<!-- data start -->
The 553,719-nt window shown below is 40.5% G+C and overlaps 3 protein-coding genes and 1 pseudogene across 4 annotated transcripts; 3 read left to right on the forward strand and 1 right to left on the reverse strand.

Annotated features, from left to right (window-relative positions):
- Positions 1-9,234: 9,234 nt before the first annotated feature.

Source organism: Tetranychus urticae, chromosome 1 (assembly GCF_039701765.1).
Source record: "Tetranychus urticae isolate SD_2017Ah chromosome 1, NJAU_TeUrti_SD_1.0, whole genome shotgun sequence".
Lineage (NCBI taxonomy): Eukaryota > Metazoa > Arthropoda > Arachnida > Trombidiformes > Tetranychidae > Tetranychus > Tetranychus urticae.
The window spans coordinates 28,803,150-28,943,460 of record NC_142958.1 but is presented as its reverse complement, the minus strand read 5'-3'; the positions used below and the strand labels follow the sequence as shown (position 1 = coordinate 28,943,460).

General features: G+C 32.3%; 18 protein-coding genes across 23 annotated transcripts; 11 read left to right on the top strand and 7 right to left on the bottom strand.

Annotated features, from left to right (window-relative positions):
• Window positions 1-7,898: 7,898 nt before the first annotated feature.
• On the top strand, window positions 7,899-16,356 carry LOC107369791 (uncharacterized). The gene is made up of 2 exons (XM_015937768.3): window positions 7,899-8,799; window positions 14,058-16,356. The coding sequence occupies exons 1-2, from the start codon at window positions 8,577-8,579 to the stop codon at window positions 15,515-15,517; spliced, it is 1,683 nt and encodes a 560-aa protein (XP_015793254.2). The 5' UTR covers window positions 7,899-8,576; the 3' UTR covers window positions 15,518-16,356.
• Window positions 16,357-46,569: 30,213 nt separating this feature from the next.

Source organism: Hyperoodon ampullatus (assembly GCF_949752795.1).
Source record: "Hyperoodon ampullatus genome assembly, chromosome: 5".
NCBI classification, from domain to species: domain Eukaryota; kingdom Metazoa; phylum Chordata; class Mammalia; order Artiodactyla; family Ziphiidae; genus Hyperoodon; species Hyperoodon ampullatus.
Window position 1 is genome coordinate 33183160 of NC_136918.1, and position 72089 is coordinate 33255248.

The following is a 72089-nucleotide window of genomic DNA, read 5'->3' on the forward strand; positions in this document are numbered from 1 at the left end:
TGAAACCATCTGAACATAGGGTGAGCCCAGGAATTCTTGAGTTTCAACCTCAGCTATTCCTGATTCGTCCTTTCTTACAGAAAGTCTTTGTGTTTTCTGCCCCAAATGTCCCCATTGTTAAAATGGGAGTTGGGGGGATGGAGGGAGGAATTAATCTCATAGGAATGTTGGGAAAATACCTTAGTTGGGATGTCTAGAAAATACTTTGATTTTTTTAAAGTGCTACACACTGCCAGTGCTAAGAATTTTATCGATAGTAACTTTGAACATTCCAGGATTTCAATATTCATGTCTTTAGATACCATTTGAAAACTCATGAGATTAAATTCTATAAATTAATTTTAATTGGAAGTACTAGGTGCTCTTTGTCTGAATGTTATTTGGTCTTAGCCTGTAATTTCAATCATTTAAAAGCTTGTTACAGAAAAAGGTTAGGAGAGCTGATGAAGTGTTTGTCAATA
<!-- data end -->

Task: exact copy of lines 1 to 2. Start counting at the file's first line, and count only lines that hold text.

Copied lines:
The 553,719-nt window shown below is 40.5% G+C and overlaps 3 protein-coding genes and 1 pseudogene across 4 annotated transcripts; 3 read left to right on the forward strand and 1 right to left on the reverse strand.

Annotated features, from left to right (window-relative positions):